Dungeons & Dragons, Pathfinder and The Witcher were the most popular fantasy RPGs in 2018 but what about sci-fi games? Paizo Publishing’s Starfinder, published in 2017, is a candidate but Geek Native has access to the complete top ten from DriveThruRPG.
These figures include sales from the 1st of Jan to the 11th of Dec and DriveThruRPG’s genre tags. You can interrogate the site yourself using these tags by selecting a genre from the lefthand side of DriveThruRPG. That menu matches games up with the tags publishers and authors assigned when the game was published.
Best selling sci-fi RPGs
- Stars Without Number: Revised Edition, by Sine Nomine Publishing.
- Wrath & Glory: Core Rules, by Ulisses Spiele.
- Genesys Core Rulebook, by Fantasy Flight Games.
- Cyberpunk 220.127.116.11. The Second Edition, Version 2.01, by R. Talsorian Games Inc..
- Shadowrun: Kill Code (Advanced Matrix Rules), by Catalyst Game Labs.
- Shadowrun: Street Lethal (Advanced Combat Rules), by Catalyst Game Labs.
- Shadowrun: Fifth Edition Core Rulebook (Master Index Edition), by Catalyst Game Labs.
- Scum and Villainy, by Off Guard Games.
- Star Trek Adventures: Core Rulebook, by Modiphius.
- INDEX CARD RPG Core 2E, by Runehammer Games.
Stars Without Numbers: Revised Edition is 2018’s best seller
Geek Native was able to arrange a brief interview with Kevin Crawford and asked about plans for the game.
Why has Stars Without Numbers sold so well?
I believe SWN has sold so well because a feature-complete version is available as a free PDF download. Everyone in a group can get the game for free, and those who want bonus content have an easy way to get it with the deluxe version. The main enemy of a small publisher RPG is anonymity; anything that gets your game into more hands is going to help you, provided you have some way to turn that popularity into actual sales.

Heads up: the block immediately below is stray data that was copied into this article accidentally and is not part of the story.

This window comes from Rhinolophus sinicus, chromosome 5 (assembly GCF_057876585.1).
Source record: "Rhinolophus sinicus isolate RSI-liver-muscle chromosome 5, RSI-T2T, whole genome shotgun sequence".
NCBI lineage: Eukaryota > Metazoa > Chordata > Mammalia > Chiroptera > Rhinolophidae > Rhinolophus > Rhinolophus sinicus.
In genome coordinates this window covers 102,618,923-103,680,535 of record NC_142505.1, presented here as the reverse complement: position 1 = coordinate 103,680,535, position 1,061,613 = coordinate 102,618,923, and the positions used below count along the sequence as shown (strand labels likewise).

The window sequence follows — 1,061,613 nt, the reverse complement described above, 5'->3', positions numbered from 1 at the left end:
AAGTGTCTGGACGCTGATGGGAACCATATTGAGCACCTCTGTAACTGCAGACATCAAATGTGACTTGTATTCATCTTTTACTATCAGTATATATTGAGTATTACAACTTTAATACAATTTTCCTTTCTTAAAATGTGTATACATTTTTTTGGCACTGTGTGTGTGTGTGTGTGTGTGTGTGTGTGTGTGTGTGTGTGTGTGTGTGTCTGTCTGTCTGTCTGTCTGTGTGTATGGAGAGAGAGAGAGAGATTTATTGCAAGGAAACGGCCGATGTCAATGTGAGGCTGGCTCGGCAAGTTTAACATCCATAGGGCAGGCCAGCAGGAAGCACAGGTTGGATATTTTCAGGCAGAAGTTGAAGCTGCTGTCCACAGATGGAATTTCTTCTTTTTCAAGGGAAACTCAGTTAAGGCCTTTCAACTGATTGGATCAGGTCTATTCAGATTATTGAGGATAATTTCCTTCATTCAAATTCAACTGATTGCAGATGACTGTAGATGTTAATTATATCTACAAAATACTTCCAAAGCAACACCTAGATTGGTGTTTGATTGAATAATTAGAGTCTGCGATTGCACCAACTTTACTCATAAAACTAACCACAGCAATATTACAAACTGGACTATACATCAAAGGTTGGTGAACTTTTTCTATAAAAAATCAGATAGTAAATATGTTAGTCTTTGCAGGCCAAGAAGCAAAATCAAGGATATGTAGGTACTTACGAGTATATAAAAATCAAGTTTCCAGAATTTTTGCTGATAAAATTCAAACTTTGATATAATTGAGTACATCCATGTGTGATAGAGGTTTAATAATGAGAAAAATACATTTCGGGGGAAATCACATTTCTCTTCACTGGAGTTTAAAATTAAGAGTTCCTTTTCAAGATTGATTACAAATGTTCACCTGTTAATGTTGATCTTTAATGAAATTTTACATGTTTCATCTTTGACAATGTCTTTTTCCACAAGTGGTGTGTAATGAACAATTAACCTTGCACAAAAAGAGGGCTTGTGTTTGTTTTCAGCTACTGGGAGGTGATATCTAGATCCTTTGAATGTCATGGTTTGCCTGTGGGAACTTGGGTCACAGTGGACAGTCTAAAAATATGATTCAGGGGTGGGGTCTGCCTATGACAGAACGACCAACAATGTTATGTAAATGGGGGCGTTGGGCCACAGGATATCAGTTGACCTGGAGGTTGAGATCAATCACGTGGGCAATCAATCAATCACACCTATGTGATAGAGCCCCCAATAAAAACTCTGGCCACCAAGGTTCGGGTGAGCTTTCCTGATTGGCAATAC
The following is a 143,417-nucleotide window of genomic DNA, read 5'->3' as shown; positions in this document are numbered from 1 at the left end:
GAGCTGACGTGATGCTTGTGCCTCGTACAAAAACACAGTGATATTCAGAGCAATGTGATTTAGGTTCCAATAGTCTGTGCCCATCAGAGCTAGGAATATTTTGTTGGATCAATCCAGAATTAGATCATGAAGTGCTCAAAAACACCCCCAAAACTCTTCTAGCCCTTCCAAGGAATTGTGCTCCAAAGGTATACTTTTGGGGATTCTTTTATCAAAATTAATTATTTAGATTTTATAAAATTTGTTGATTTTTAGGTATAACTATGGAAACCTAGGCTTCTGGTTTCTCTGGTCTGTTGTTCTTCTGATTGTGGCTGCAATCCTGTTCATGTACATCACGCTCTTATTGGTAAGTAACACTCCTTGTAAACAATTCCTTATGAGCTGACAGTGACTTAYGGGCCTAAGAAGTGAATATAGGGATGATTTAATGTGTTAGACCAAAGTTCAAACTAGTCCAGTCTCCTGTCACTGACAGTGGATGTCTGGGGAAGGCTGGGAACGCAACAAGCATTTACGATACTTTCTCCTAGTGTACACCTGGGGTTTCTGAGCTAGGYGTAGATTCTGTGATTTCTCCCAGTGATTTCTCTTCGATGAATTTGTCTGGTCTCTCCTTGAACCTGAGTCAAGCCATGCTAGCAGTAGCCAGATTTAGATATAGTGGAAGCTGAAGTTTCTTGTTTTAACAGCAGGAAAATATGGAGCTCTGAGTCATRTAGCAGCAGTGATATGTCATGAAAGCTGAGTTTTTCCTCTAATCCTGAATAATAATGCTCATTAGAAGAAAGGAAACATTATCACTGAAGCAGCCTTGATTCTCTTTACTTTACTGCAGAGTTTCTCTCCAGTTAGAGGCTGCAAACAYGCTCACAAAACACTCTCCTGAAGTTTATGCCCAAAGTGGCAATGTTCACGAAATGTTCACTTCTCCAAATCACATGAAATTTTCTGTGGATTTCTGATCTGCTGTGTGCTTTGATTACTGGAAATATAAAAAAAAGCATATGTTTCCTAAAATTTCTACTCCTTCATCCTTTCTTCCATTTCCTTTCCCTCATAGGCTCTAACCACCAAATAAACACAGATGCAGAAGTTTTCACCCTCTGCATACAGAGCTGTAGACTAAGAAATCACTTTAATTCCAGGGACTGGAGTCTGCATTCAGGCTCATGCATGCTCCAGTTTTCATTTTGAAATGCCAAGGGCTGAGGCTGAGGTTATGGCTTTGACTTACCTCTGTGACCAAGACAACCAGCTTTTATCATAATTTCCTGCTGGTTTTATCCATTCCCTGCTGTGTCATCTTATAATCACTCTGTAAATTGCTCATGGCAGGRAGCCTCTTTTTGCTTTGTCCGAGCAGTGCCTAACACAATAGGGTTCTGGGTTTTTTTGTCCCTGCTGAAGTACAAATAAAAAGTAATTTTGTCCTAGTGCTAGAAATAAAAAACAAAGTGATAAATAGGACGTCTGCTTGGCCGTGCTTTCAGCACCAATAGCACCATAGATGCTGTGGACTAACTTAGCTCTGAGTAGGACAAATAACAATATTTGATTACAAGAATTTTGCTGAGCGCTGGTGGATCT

What is your favourite section in Stars Without Numbers?
My favorite section of SWN is probably the sector generation chapter, with the world tags and worldbuilding tools. This is the killer app for SWN because it’s system-neutral and anybody who plays sci-fi games can likely get some use out of it. Because of things like the sector generator and the factions and the other system-neutral tables, I’ve had a lot of people tell me that they religiously buy my books even though they don’t actually play my system, simply because the tools are so widely applicable.
What plans do you have for Stars Without Numbers in 2019?
In 2019 I’ve tentatively decided to do a fantasy version of SWN with a working title of “Worlds Without Number”. I want to bring the same sort of sandbox tools that SWN provides into a fantasy game. Ideally, it’d be a general-purpose handbook for GMs interested in running sandbox-style games in any fantasy system, as well as being a game that’s system-compatible with SWN.
What do gamers tend to want from a ‘sci-fi’ game?
The best way to handle genre game purchasers that I’ve found is to treat them like genre fiction consumers. They want genre staples done well, and they want enough innovation that they don’t feel like they’ve just read this exact book. They want spaceships, aliens, laser guns, robots, bizarre societies, lost worlds, and daring adventure, and they want these ingredients employed in ways that are fun to imagine and read about. And from a publisher’s viewpoint, they want serials; a steady supply of new content for their game that they can pick up and follow. A publisher who thinks of himself as a latter-day Lester Dent won’t go far wrong commercially.
How much should you pay for a best selling sci-fi RPG?
The average price of a sci-fi best seller is US $31.64. That makes Stars Without Number an especially good deal as it costs just $19.99.
Creative Commons credit: Star Citizen 5 by Saelian.